If US President Donald Trump offering to mediate on the Kashmir issue wasn’t enough, he went ahead and exonerated ‘selected’ Prime Minister Imran Khan – implying that under Khan, Pakistani perfidy has stopped. To cap it all, the State Department announced a resumption of military supplies – specifically F-16 spares – to Pakistan. In many ways, the F-16 is a microcosm of India-US ties: oversell, unable to understand the other, stringing your lover along in spite of not understanding what he/she is saying, and a final rejection leading to bitterness.
Let us be clear, however, that the F-16 never stood a chance. Lockheed Martin (LM) screwed up on several issues: its primary weapon the AMRAAM; its sales pitch peddling a point the Indian Air Force (IAF) did not understand; a sales campaign that bordered on outright lies; and finally, Balakot, which proved to be the last nail in the coffin.
Avoiding F-16 in a dogfight
The moment India is offered the same equipment as Pakistan, you pretty much know it’s going to be rejected. Although, India had no hesitation buying the same manufacturer’s C-130 transport aircraft, which Pakistan also operates. However, the IAF, instead of looking at how its aircraft perform in combat situations, seems to be obsessed about fitting them with one particular missile: the European Meteor. The Meteor missile’s long range outclasses the F-16’s primary long-range air-to air weapon, the AMRAAM.
It is in fact a tribute to the F-16’s potency that the IAF wants to avoid engaging it in a dogfight and would prefer to take it out at longer ranges. In effect, it wasn’t the F-16 that irritated the IAF so much as it was the AMRAAM – after all, no matter how advanced an F-16 India was being offered, if the missiles were going to be the same as Pakistan’s (AMRAAM), the electronics differential of the launch platform wasn’t going to be much use to India.
F-16, upgraded to F-21
To counter this perception, LM had a clear case that the F-16 being sold to India (the Block 70 variant, since renamed F-21) was a whole different beast from the Block 50 that Pakistan has. Beyond the superficial exterior resemblance, there’s about 40 per cent difference in terms of equipment; and the electronics derive much from the F-35’s heavily network centric architecture. As such, the F-21s are a generation ahead from anything on Pakistan’s F-16 that could be better in terms of being able to see further, ‘talk to’ other networked assets, and jam enemy frequencies better. So, even if the F-21 and F-16 use the same missile, the F-21 can detect its enemy faster and shoot first and more accurately.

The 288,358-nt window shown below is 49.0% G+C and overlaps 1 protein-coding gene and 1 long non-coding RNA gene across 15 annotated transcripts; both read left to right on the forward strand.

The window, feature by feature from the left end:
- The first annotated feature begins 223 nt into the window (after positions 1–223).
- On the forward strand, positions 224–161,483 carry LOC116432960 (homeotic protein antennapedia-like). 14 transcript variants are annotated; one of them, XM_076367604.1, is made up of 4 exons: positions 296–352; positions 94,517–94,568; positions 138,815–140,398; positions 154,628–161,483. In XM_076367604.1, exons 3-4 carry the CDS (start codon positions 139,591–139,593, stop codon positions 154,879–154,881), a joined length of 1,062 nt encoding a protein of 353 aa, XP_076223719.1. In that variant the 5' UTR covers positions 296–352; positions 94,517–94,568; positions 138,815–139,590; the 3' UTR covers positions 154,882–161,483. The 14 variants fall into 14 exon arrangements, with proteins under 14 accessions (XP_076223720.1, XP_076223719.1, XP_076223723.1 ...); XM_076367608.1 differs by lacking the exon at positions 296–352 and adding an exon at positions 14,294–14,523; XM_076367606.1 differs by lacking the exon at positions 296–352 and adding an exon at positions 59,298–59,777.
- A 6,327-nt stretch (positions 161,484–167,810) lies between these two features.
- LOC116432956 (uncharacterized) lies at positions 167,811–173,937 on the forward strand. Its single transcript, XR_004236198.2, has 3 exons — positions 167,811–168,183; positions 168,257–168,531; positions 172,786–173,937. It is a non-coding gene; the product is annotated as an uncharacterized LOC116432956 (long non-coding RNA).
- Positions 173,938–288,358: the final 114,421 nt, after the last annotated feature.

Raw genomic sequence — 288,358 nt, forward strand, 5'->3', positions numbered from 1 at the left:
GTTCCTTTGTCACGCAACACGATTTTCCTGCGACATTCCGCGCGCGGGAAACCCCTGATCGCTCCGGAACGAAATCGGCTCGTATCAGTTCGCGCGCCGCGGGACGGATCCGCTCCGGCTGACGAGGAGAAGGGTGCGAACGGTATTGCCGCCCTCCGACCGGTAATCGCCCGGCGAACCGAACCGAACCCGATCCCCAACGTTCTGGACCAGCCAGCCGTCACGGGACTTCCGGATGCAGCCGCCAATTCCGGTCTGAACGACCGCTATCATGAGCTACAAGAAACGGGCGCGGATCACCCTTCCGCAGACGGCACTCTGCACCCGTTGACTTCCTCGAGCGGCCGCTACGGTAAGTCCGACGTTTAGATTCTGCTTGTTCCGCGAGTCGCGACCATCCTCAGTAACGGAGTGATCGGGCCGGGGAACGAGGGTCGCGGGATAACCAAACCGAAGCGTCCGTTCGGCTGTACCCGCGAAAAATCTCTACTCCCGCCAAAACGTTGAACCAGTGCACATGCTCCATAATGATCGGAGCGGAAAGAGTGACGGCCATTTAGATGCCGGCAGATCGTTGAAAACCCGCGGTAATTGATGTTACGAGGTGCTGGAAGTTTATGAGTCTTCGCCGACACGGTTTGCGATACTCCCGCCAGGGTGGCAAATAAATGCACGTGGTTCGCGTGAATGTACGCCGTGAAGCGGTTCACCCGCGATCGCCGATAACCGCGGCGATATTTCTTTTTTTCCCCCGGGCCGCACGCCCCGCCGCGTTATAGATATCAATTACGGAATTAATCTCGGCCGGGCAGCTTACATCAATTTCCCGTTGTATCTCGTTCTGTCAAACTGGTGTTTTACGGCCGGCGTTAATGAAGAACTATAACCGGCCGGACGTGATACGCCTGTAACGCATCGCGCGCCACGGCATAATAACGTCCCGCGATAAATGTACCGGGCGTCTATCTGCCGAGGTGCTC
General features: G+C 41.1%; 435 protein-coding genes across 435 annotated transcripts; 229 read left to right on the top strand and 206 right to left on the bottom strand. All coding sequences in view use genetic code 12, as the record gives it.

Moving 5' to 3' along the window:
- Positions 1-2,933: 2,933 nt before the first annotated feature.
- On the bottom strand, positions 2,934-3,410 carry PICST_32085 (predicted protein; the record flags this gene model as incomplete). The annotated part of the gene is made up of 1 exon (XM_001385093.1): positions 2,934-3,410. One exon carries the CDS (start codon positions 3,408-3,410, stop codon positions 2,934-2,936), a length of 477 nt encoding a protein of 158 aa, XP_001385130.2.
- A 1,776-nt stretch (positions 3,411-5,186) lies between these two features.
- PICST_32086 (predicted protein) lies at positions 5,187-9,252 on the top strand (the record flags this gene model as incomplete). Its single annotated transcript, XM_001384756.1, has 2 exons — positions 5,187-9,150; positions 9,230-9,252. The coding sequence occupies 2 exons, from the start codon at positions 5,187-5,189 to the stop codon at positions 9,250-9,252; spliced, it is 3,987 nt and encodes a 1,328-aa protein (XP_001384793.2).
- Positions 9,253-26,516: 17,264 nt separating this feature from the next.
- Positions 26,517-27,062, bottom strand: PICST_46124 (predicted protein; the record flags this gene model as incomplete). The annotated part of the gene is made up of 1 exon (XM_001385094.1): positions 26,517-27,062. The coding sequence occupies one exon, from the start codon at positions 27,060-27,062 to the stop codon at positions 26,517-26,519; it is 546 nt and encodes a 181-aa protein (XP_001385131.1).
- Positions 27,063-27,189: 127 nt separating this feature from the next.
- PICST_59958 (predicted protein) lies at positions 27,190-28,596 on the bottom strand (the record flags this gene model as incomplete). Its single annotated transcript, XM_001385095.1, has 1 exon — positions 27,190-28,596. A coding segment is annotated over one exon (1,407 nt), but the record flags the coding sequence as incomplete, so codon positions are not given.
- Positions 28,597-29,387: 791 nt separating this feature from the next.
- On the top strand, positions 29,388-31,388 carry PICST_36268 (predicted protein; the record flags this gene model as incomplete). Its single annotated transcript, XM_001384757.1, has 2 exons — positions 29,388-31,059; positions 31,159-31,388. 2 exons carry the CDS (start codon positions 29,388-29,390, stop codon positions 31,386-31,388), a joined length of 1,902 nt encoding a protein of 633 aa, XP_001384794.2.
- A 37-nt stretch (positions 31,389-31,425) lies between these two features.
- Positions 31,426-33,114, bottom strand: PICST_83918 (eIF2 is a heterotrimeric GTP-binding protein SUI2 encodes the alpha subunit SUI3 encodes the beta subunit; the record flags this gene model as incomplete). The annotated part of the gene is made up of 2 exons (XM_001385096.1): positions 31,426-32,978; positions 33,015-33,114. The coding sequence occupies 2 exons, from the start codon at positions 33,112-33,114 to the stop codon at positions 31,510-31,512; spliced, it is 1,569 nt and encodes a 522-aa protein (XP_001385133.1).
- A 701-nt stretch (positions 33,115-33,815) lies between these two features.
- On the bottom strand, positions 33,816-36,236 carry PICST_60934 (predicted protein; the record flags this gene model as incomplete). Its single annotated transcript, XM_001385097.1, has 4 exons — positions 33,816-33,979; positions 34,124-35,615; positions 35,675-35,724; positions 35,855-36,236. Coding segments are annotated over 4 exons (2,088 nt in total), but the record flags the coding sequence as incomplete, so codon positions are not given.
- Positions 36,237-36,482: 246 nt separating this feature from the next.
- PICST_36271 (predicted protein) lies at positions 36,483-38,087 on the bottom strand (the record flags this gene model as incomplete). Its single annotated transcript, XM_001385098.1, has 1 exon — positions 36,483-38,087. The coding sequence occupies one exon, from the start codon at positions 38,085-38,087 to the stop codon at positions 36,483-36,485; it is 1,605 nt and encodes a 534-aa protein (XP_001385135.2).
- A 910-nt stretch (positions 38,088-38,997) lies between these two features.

Sadly, given the hodgepodge of equipment the IAF operates, almost none of which talk to each other, the IAF simply doesn’t understand networked warfare, nor does it care. Stuck in the 1980s’ mindset, the IAF still believes in kinetics while the rest of the world has moved towards electronics. The simplest explanation for this is the scene from Indiana Jones and Raiders of the Lost Ark, where an Arab swordsman comes around flaunting his sword skills and Indy simply shoots him with a revolver. Here, the IAF is the Arab swordsman, who thinks a better sword could have won him the battle, instead of transitioning to a revolver; Lockheed Martin is the revolver salesman, who futilely tries arguing with the swordsman to give up his sword for the revolver.
US firm’s disinformation campaign
If LM’s sales pitch left the IAF confused, then LM’s disinformation left the IAF entirely not-amused. This disinformation campaign started off with the promise of F-16 production being shifted to India. This developed into a set of transparent lies that F-16 production would involve deep technology transfer and make India independent. Obviously, it didn’t take long for the lies to get called out, which was followed by a public retraction from Lockheed. The amount of damage this did to LM’s campaign is almost incalculable.
But Balakot was the last straw. The IAF is convinced that it shot down an F-16 using an obsolete MiG-21. The severe factual inaccuracies of the “IAF didn’t shoot an F-16” lobby, combined with an embarrassing set of tweets by the Pakistani DG-ISPR unable to explain two missing pilots, means the IAF is now convinced that its reliance on dogfights is valid (that is, the Arab swordsman can still win against Indian Jones’ revolver) and that the F-16 is a flawed product.
In the end, the overall problems of the India-US relationship explained earlier are distilled into India’s F-16 saga: India’s understanding of war and technology being different to the US, both talking a different language; disinformation from the US’ side; India giving false hope where there was none to begin with. In such circumstances, the resumption of military sales to Pakistan was a foregone conclusion, and would have happened regardless of whether there was a Donald Trump involved without anyone getting surprised.
The author is a senior fellow at the Institute of Peace and Conflict Studies. He tweets @iyervval. Views are personal.
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